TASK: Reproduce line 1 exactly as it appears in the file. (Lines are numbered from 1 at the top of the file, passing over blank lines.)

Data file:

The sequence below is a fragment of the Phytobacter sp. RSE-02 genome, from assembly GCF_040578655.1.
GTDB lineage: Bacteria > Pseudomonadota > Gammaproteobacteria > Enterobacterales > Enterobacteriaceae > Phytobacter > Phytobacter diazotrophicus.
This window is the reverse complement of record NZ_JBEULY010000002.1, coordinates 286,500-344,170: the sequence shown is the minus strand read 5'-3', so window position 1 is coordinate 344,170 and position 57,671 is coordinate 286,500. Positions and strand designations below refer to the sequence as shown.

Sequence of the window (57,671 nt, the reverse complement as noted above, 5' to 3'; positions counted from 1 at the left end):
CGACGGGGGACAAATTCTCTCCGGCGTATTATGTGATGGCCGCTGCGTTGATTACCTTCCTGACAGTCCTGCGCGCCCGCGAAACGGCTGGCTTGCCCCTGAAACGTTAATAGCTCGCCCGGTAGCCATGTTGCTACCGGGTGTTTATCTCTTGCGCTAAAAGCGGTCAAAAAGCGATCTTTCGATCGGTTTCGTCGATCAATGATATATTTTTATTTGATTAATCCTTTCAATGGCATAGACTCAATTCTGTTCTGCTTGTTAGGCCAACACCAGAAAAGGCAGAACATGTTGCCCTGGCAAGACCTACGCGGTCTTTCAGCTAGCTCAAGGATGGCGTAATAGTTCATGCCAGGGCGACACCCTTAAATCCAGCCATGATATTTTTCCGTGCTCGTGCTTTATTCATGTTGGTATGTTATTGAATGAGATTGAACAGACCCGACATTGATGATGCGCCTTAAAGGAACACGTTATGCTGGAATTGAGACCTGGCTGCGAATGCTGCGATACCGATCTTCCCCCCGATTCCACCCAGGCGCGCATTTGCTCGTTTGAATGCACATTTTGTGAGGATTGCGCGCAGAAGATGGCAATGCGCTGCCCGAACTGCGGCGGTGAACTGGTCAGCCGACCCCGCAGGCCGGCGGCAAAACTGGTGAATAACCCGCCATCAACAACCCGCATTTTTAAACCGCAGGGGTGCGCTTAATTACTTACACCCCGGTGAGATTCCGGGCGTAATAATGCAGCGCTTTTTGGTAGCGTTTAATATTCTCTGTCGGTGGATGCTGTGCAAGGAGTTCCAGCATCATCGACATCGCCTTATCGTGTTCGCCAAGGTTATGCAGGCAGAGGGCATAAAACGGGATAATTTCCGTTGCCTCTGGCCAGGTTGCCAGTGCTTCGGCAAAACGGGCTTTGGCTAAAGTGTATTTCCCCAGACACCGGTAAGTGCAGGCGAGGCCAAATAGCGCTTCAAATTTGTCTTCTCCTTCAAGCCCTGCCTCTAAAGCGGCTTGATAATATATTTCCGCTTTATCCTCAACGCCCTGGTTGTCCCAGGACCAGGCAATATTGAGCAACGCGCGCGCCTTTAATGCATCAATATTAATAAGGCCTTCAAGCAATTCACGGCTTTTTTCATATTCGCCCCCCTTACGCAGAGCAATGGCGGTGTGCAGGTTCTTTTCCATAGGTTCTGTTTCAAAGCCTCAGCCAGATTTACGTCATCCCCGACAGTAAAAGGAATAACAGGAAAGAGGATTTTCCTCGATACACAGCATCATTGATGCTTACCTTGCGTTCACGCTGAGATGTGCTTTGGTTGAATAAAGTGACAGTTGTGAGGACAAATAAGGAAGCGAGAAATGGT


The sequence below is a fragment of the Phytobacter sp. RSE-02 genome, from assembly GCF_040578655.1.